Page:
I used to be a bit sniffy about musicals but suddenly - in late age - I found them entrancing - the good ones I mean. That's why there are always coachloads of oldies Keeping the theatres going. I still appreciate a good serious drama but love the spirit lift of a musical. Something about the human voice singing its heart out.
I could have daaaaaaaanced all night:)

Baglady said...

Lovely.

I seem to be of a differing opinion to some of your other commenters - for me this reads as a happy ending. She just didn't realise that she had her own Henry Higgins all along.

Am I wrong?

Starlight said...

Brilliant! I loved one particular line: "Was it inevitable for everyone to eventually reach a stage when they have to accept who they are?" because I often ask myself a similar question.
I agree with Baglady - I think there is a happy ending in this story. (I hope that I didn't totally miss your your point.)

Simon H said...

Although tinged with sadness and a little regret, I felt this was a happy ending too. I am a glass-half-full person, but to me this was a 'real world' love story.

Sally-Sal said...

This was amazing.

I loved this line especially: "When do people realise that the best they'll ever be has already been?"

Perfect, as always.

caterpillar said...

I felt that somehow this story has a happy ending, or well...will have a happy ending....

otherworldlyone said...

This is my second time reading this - just loved it. My favorite bit is the third paragraph - yes, the entire paragraph, ha. :)

Jane said...

Lovely story.I felt sad for her then of course the ending changed all that.
Please tell me I'm right & it was a happy ending.

Olga said...

I admire the way you describe these nuanced feelings and events. I don't care whether the ending is happy or not; you really don't know when and how things end.

Friko said...

Goodness Gracious, etc. I just saw you at Fran's blog.
I never knew you had a blog of your own, but I am sure I saw your name a long time ago on mine.

This is a lovely story, I am glad you ended it on a forgiving and hopeful note.

Sharon Longworth said...

Hilary - I'm sorry if I made you sad, but I'm very pleased you like the blog. I never expect people to go back and read my old posts - so thank you very much for doing so.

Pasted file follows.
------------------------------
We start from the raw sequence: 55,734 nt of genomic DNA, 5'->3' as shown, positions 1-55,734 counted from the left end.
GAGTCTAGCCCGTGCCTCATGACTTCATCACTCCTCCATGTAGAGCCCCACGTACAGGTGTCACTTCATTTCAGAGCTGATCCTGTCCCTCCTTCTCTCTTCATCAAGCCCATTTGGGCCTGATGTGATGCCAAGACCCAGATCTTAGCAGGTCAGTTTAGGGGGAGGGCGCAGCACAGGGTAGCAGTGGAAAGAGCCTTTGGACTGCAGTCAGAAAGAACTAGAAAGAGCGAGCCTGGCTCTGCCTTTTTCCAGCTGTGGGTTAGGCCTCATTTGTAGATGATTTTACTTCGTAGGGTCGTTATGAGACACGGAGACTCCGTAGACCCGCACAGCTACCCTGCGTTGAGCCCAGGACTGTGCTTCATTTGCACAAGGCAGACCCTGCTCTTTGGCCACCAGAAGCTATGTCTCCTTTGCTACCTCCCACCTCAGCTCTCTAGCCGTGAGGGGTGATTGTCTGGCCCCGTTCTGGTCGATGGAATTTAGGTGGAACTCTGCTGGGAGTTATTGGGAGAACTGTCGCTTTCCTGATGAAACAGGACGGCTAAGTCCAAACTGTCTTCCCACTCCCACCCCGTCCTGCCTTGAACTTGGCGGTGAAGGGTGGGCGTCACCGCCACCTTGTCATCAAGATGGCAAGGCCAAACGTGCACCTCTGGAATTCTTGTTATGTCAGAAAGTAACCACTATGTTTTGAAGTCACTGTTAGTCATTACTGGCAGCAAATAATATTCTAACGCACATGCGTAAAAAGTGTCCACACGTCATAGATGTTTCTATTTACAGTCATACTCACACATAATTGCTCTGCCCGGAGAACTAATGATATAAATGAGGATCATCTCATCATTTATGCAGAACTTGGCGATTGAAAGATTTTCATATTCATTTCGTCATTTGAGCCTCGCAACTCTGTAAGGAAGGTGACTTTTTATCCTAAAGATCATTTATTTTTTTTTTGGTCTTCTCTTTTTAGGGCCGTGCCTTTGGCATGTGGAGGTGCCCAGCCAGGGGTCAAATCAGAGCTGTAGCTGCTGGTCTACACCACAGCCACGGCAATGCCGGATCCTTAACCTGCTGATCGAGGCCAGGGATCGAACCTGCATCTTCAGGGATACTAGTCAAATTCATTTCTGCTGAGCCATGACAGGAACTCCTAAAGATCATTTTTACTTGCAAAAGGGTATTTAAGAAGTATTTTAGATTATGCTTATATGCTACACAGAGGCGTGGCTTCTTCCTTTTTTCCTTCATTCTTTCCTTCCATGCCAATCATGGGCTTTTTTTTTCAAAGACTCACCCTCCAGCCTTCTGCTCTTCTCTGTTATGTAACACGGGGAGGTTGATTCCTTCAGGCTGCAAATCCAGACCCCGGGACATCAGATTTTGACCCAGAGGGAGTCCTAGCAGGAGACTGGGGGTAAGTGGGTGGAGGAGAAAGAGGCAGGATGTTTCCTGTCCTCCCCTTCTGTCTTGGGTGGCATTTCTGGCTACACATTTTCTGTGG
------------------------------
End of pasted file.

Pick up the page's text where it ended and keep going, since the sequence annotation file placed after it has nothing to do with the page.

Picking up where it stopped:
Light208 - you must watch it if you can. It's much better on stage, but the film is a good substitute and Audrey Hepburn is simply beautiful.

HappyFrogandI - how lucky you are to have an uncle to watch on stage.

Jayne - thank you. I was feeling kind of sad when I wrote it, so that probably came through more than I intended.

Sharon Longworth said...

Pat - I fully intend to keep the theatres going! And you're so right about the joy of the human voice singing its heart out.

Baglady - no real rights or wrongs, but I did intend for it to be a happy ending. My own lack of singing ability makes me completely in awe of anyone else who can actually sing, so the image of a man singing to someone he loves is always especially powerful to me.

Starlight - thank you! and no, you didn't miss the point. I think there are probably plenty of us who are still trying to work out who we are.

Sharon Longworth said...

Simon - thank you. Yes I see you as a glass-half-full kind of person - that's why I'm surprised that you'll listen so often to my incessant whinging...

Sally-Sal - you are too kind. I have loved your last couple of posts - great writing.

Caterpillar - thank you and yes I think a happy ending is what I hoped for.

Sharon Longworth said...

OWO - I always think I've done ok if I get a positive comment from you - so I'm very glad you liked this one - thank you!

Jane - yes, a happy ending was what I was aiming for, but it's been interesting to see the different interpretations.

Olga - thank you and welcome to the blog, I hope you'll stop by again.

Friko - hello and yes, I do stop by your blog every now and then and thoroughly enjoy it when I do. Thank you for returning the visit!

Maryx said...

Romantic.. in it's own right. =)